United States v. Apple: Competition in America

Harvard Univ. Sept. 2019. 331p. notes. index. ISBN 9780674972216. $29.95. LAW
Most people welcome a good bargain. Yet that was not the case with ebooks, according to this analysis of the public reaction to the 2013 federal court ruling against Apple corporation for price fixing. Sagers (law, Cleveland-Marshall Coll. of Law) contends that this view reflected ambivalence toward competition across the political spectrum, disdain for Amazon despite its low pricing, and the failure of antitrust law. The author begins by addressing the theoretical and historical basis underlying the case and the concept of market competition itself. The history of ebook development is then covered, from the “old business of books” to the dynamics of the Apple case. The work concludes with a discussion of antitrust practice and reform, controversy over Amazon, and publishing as a “special case” deserving of protection from the pain of competition owing to its cultural significance. Though the arguments are strong and highly instructive, the author seems to downplay the damage that a large monopoly monopsony such as Amazon could eventually inflict on publishing and the scope of writing itself.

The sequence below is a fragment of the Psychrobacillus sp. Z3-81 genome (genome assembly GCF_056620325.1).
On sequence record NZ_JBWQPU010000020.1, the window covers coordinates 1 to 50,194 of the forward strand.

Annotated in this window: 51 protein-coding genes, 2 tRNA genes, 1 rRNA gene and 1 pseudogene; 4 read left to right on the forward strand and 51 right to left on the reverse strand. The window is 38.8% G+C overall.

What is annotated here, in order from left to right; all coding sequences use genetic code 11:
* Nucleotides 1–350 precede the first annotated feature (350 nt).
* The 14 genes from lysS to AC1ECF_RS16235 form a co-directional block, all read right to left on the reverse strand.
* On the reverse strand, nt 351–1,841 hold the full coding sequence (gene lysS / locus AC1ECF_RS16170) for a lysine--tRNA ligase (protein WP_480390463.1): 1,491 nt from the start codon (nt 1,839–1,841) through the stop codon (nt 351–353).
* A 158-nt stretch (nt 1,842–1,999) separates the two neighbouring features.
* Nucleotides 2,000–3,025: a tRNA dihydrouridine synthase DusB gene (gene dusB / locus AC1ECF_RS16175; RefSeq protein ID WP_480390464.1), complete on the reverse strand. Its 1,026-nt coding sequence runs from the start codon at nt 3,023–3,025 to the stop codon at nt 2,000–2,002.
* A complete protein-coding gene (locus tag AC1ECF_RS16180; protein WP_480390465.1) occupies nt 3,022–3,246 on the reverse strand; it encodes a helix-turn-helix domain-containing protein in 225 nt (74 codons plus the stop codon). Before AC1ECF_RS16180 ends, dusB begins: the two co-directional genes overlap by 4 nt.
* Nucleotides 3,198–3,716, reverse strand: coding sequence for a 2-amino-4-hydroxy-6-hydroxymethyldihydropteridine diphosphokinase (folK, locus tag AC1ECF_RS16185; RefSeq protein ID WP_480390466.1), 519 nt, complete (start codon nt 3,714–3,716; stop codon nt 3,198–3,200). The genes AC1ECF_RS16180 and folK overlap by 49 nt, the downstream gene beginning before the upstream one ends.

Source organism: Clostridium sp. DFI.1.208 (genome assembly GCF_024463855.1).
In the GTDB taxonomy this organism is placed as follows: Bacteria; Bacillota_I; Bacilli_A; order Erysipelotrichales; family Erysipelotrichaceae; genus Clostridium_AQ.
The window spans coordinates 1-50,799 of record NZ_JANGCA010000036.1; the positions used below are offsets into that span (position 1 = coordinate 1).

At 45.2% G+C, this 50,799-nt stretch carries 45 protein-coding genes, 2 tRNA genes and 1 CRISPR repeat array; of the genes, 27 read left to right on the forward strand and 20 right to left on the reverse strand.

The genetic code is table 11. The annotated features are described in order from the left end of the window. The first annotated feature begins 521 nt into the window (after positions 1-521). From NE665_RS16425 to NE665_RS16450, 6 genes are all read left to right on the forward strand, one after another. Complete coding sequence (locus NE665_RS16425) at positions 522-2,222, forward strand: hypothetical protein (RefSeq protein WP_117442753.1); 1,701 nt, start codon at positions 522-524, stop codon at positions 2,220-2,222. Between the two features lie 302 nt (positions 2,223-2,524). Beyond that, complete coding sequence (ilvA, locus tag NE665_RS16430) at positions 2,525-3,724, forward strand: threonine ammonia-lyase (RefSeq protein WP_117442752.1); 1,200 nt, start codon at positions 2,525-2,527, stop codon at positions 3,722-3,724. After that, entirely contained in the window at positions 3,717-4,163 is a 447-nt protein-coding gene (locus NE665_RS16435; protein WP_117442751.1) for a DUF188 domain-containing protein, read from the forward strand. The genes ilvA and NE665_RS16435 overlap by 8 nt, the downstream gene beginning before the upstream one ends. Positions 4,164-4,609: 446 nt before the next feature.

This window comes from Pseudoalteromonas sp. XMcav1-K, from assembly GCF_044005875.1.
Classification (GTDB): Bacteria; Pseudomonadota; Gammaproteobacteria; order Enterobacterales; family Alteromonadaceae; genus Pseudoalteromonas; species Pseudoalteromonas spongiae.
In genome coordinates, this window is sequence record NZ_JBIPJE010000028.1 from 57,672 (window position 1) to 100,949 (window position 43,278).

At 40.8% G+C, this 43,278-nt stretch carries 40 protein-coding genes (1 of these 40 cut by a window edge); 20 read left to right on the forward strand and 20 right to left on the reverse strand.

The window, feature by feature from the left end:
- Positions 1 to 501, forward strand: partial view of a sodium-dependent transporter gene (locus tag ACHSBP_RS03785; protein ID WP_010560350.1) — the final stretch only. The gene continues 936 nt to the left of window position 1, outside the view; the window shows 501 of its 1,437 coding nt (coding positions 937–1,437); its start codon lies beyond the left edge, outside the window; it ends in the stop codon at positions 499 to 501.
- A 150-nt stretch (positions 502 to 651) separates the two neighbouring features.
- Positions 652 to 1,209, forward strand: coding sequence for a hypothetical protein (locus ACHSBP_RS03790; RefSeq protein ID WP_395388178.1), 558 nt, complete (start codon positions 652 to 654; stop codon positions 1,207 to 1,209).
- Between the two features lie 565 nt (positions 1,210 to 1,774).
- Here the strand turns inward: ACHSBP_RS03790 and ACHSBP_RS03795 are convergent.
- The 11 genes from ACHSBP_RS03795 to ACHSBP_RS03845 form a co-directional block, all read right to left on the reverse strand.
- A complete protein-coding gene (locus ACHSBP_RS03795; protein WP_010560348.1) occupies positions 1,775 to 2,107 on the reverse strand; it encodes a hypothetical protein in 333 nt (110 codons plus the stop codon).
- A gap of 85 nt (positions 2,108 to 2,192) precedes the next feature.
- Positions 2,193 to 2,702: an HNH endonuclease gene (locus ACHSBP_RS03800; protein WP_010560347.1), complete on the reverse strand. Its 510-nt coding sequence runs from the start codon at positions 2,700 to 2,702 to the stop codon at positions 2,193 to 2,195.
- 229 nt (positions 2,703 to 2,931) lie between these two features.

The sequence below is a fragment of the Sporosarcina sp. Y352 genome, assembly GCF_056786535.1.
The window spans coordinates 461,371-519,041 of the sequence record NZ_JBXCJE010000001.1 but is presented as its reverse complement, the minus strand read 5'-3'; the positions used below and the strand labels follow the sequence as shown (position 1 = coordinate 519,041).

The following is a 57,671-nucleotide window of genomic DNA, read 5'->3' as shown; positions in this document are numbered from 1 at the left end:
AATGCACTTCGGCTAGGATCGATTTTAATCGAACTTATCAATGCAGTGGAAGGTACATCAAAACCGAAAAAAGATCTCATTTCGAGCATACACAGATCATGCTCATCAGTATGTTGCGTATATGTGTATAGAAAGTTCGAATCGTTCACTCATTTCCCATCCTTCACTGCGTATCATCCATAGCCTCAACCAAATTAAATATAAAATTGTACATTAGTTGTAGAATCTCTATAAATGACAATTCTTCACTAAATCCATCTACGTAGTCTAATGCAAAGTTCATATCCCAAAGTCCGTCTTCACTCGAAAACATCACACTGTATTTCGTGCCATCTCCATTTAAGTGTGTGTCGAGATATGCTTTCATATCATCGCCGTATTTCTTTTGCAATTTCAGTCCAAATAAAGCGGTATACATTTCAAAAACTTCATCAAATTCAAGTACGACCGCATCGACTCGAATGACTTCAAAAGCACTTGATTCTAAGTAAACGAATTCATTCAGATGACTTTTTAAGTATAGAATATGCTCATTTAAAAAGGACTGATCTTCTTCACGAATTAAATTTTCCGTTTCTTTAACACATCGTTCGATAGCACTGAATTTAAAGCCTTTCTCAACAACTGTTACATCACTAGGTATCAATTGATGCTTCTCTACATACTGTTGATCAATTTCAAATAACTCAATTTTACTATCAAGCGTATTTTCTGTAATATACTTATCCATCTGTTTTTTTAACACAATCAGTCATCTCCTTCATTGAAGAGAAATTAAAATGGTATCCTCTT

VERDICT More of an armchair than a beach read, this authoritative work contains a wealth of information in a readable format. Highly recommended for serious readers interested in hot topics on the economics of publishing.

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